It was reckless, how the A’s Brett Lawrie slid into Royals shortstop Alcides Escobar in the seventh inning Friday. There is no need for Lawrie to come in with his spike high and off the base — directly into Escobar’s leg. But there is no reason to believe it was malicious, and there is an important distinction here.
Billy Butler is back in Kansas City for a three-game series at his old baseball home this weekend. Through some combination of happenstance and serendipity, the schedule gives him the perfect reunion. Including the 2014 playoffs, in which the Royals beat Butler’s new team, the A’s, and the 2012 All-Star game, Butler has played 595 games at Kauffman Stadium. But, always in a blue and white uniform. Always from the first-base dugout.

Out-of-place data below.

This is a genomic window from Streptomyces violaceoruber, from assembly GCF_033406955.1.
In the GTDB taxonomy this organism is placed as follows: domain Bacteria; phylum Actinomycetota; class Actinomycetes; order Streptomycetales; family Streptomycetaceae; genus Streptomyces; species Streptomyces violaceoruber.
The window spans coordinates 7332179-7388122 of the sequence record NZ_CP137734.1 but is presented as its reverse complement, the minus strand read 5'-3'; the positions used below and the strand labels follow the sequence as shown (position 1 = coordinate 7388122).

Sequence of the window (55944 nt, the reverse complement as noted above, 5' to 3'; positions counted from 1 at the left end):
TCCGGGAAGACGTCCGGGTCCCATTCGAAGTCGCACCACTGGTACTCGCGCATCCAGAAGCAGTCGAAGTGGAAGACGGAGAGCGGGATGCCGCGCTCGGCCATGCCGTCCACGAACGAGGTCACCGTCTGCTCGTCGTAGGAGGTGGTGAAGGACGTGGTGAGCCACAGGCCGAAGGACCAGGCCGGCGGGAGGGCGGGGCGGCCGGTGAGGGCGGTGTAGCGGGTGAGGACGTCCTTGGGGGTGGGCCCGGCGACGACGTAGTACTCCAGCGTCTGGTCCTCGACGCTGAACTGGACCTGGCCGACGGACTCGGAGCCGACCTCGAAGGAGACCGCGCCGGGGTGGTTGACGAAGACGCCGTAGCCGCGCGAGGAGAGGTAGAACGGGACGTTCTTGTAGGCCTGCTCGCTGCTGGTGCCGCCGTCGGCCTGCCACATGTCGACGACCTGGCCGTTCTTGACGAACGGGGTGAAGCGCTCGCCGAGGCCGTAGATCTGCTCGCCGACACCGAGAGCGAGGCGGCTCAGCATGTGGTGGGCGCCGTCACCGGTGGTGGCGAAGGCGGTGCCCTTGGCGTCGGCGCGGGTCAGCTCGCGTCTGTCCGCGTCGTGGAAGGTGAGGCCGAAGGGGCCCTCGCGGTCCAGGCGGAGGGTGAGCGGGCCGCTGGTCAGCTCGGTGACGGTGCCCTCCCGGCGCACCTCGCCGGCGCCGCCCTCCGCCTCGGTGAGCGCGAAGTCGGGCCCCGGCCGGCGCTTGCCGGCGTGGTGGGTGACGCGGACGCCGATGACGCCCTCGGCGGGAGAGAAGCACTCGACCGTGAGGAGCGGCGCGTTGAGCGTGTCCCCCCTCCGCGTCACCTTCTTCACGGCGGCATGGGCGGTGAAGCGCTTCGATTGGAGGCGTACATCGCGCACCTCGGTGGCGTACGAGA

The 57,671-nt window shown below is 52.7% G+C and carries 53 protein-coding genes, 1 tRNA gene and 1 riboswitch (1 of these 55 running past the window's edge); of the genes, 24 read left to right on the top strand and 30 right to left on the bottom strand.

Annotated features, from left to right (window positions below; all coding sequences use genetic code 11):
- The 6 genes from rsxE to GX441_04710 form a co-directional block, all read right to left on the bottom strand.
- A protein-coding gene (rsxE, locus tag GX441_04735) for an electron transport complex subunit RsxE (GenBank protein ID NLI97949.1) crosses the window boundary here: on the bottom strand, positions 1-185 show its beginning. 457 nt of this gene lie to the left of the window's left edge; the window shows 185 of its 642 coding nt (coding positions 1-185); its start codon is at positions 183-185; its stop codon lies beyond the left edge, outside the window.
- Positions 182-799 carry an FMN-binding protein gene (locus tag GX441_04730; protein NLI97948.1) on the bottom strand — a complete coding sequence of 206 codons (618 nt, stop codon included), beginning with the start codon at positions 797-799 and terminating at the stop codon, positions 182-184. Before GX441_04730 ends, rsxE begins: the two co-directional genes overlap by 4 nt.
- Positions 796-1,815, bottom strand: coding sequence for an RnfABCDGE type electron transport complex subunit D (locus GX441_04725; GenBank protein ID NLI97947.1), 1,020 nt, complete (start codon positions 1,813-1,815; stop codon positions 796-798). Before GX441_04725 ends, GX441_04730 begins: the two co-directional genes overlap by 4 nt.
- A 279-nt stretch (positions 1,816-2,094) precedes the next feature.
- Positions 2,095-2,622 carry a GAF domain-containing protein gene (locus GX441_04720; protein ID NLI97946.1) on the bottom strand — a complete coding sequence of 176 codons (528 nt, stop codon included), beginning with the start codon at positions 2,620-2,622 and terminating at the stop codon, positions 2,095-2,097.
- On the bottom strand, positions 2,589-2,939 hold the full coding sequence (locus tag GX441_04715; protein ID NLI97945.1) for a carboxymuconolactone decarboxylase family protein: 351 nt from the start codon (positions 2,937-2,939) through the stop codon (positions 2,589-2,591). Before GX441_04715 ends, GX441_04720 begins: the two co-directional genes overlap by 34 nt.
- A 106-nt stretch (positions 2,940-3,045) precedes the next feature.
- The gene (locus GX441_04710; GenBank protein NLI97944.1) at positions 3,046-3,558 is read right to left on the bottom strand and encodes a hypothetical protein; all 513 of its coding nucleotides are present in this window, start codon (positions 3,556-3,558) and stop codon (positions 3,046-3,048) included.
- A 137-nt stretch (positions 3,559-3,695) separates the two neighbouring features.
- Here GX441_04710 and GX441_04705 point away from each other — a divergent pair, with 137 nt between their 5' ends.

For all of the mistakes or personality quirks that kept Mike Alden from being a more thorough success as Missouri’s athletic director the past 17 years, he will forever be remembered for getting the two most important parts of his professional life absolutely right. He hired and kept a terrific football coach. And he led the school from a bickering and unstable conference to the most powerful and richest league in the country.
The path back to the playoffs this year is different than the one to the playoffs a year ago, and the Royals’ understanding of and approach to that fact will determine so much. Conversations with people inside and outside of the club show that the best version of the 2015 Royals will be only tangentially related to the best version of the 2014 Royals. The challenge for this group is to succeed again among these moving parts.
We can joke now, because, man, for a minute there it looked like the New Royals relapsed into the Old Royals as Yordano Ventura — the 23-year-old with the 100 mph fastball and new long-term contract — finished the 81st pitch of a shutdown opening day performance by throwing his glove to the ground and writhing in pain. Ventura will make his next start. And, all together now, exhale.